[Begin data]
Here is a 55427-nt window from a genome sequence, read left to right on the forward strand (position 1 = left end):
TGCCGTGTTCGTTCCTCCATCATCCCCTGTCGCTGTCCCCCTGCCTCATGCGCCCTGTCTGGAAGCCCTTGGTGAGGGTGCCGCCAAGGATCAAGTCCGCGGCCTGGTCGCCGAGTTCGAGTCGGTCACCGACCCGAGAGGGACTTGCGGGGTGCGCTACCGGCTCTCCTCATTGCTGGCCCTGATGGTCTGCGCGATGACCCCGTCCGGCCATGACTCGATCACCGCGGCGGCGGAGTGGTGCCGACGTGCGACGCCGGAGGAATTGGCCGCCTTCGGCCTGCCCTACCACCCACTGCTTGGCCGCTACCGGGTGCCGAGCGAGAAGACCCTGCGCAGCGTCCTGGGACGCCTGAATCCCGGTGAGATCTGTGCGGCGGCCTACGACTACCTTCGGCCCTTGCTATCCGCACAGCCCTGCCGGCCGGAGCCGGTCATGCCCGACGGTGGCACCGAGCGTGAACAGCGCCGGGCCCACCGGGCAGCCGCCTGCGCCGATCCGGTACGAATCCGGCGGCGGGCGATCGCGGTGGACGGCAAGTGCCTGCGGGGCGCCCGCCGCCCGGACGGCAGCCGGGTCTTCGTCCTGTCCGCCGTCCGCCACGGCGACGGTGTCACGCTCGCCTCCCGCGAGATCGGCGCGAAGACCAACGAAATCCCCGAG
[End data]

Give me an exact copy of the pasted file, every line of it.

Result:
Here is a 55427-nt window from a genome sequence, read left to right on the forward strand (position 1 = left end):
TGCCGTGTTCGTTCCTCCATCATCCCCTGTCGCTGTCCCCCTGCCTCATGCGCCCTGTCTGGAAGCCCTTGGTGAGGGTGCCGCCAAGGATCAAGTCCGCGGCCTGGTCGCCGAGTTCGAGTCGGTCACCGACCCGAGAGGGACTTGCGGGGTGCGCTACCGGCTCTCCTCATTGCTGGCCCTGATGGTCTGCGCGATGACCCCGTCCGGCCATGACTCGATCACCGCGGCGGCGGAGTGGTGCCGACGTGCGACGCCGGAGGAATTGGCCGCCTTCGGCCTGCCCTACCACCCACTGCTTGGCCGCTACCGGGTGCCGAGCGAGAAGACCCTGCGCAGCGTCCTGGGACGCCTGAATCCCGGTGAGATCTGTGCGGCGGCCTACGACTACCTTCGGCCCTTGCTATCCGCACAGCCCTGCCGGCCGGAGCCGGTCATGCCCGACGGTGGCACCGAGCGTGAACAGCGCCGGGCCCACCGGGCAGCCGCCTGCGCCGATCCGGTACGAATCCGGCGGCGGGCGATCGCGGTGGACGGCAAGTGCCTGCGGGGCGCCCGCCGCCCGGACGGCAGCCGGGTCTTCGTCCTGTCCGCCGTCCGCCACGGCGACGGTGTCACGCTCGCCTCCCGCGAGATCGGCGCGAAGACCAACGAAATCCCCGAG